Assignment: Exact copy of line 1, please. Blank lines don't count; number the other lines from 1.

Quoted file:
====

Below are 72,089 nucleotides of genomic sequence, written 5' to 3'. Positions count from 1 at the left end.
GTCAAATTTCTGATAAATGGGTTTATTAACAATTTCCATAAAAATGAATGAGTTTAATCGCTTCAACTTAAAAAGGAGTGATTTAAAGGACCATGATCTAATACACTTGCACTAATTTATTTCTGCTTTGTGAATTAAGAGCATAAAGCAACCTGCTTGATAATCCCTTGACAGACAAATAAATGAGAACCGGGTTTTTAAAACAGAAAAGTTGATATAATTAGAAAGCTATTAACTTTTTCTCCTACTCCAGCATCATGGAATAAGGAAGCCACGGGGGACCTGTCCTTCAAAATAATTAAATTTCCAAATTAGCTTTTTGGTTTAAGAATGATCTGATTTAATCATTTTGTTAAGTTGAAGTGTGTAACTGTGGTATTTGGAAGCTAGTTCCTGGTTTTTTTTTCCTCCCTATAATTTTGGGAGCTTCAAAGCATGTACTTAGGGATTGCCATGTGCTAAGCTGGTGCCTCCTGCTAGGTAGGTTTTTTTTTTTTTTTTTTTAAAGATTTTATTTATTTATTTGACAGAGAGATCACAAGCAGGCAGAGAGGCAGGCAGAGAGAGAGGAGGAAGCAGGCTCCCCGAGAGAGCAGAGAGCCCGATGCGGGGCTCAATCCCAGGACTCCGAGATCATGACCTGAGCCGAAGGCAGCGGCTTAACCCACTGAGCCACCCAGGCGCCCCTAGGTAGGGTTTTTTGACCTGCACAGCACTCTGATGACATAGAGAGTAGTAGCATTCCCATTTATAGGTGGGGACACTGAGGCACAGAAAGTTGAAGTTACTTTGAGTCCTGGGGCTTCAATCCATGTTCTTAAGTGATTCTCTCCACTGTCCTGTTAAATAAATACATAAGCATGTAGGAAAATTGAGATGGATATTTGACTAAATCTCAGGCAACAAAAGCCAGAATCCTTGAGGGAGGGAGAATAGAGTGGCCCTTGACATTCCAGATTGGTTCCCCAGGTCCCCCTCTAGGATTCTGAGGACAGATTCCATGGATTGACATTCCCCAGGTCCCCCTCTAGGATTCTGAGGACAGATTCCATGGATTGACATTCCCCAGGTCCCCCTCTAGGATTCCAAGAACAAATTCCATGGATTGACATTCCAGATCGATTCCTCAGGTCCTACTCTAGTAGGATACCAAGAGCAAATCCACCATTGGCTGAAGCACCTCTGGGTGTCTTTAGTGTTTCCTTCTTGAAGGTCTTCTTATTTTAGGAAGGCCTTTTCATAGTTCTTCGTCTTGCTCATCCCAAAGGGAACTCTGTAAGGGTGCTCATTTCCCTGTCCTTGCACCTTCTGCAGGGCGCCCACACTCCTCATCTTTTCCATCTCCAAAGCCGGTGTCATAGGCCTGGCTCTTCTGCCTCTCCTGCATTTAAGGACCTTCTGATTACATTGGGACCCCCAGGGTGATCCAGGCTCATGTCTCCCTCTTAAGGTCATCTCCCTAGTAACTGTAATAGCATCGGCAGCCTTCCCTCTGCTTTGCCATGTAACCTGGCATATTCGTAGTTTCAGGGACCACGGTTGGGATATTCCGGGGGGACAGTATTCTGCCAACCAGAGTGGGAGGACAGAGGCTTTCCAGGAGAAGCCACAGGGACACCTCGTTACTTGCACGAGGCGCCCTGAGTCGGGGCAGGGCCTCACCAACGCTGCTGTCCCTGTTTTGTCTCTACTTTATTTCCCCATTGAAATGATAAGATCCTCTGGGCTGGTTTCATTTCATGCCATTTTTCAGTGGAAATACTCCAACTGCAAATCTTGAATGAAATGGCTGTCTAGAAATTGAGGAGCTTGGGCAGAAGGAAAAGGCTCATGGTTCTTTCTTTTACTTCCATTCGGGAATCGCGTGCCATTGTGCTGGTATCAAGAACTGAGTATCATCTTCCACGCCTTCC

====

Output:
Below are 72,089 nucleotides of genomic sequence, written 5' to 3'. Positions count from 1 at the left end.